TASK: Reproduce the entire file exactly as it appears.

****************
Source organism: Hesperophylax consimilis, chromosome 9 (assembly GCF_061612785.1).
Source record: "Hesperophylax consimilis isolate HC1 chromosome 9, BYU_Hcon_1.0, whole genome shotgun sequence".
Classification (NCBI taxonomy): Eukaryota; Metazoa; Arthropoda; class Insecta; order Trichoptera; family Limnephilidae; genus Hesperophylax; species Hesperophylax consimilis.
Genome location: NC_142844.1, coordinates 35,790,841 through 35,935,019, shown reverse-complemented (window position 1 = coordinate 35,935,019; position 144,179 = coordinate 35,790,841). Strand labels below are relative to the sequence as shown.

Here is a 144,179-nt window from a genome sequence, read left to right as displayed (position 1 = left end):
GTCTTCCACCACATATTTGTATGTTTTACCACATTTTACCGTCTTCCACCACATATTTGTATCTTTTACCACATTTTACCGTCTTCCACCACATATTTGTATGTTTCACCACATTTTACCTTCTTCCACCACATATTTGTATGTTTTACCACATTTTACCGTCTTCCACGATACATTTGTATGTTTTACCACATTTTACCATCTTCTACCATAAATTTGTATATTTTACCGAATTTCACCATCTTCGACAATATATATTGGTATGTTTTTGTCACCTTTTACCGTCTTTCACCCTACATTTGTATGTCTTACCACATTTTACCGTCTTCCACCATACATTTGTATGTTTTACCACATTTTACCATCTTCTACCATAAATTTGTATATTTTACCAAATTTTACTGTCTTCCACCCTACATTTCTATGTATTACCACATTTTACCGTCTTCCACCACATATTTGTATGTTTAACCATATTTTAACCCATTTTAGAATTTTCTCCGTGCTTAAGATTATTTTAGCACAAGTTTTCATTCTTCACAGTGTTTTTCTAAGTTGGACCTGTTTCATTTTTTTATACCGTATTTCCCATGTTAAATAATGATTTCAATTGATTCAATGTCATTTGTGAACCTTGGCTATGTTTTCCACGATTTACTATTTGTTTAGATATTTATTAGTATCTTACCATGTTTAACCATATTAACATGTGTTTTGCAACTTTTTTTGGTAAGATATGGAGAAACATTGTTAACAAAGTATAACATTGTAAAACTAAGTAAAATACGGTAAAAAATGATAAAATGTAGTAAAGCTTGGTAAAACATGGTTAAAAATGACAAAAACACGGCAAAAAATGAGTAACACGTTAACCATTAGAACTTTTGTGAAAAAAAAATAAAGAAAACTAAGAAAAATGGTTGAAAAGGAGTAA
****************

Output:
Source organism: Hesperophylax consimilis, chromosome 9 (assembly GCF_061612785.1).
Source record: "Hesperophylax consimilis isolate HC1 chromosome 9, BYU_Hcon_1.0, whole genome shotgun sequence".
Classification (NCBI taxonomy): Eukaryota; Metazoa; Arthropoda; class Insecta; order Trichoptera; family Limnephilidae; genus Hesperophylax; species Hesperophylax consimilis.
Genome location: NC_142844.1, coordinates 35,790,841 through 35,935,019, shown reverse-complemented (window position 1 = coordinate 35,935,019; position 144,179 = coordinate 35,790,841). Strand labels below are relative to the sequence as shown.

Here is a 144,179-nt window from a genome sequence, read left to right as displayed (position 1 = left end):
GTCTTCCACCACATATTTGTATGTTTTACCACATTTTACCGTCTTCCACCACATATTTGTATCTTTTACCACATTTTACCGTCTTCCACCACATATTTGTATGTTTCACCACATTTTACCTTCTTCCACCACATATTTGTATGTTTTACCACATTTTACCGTCTTCCACGATACATTTGTATGTTTTACCACATTTTACCATCTTCTACCATAAATTTGTATATTTTACCGAATTTCACCATCTTCGACAATATATATTGGTATGTTTTTGTCACCTTTTACCGTCTTTCACCCTACATTTGTATGTCTTACCACATTTTACCGTCTTCCACCATACATTTGTATGTTTTACCACATTTTACCATCTTCTACCATAAATTTGTATATTTTACCAAATTTTACTGTCTTCCACCCTACATTTCTATGTATTACCACATTTTACCGTCTTCCACCACATATTTGTATGTTTAACCATATTTTAACCCATTTTAGAATTTTCTCCGTGCTTAAGATTATTTTAGCACAAGTTTTCATTCTTCACAGTGTTTTTCTAAGTTGGACCTGTTTCATTTTTTTATACCGTATTTCCCATGTTAAATAATGATTTCAATTGATTCAATGTCATTTGTGAACCTTGGCTATGTTTTCCACGATTTACTATTTGTTTAGATATTTATTAGTATCTTACCATGTTTAACCATATTAACATGTGTTTTGCAACTTTTTTTGGTAAGATATGGAGAAACATTGTTAACAAAGTATAACATTGTAAAACTAAGTAAAATACGGTAAAAAATGATAAAATGTAGTAAAGCTTGGTAAAACATGGTTAAAAATGACAAAAACACGGCAAAAAATGAGTAACACGTTAACCATTAGAACTTTTGTGAAAAAAAAATAAAGAAAACTAAGAAAAATGGTTGAAAAGGAGTAA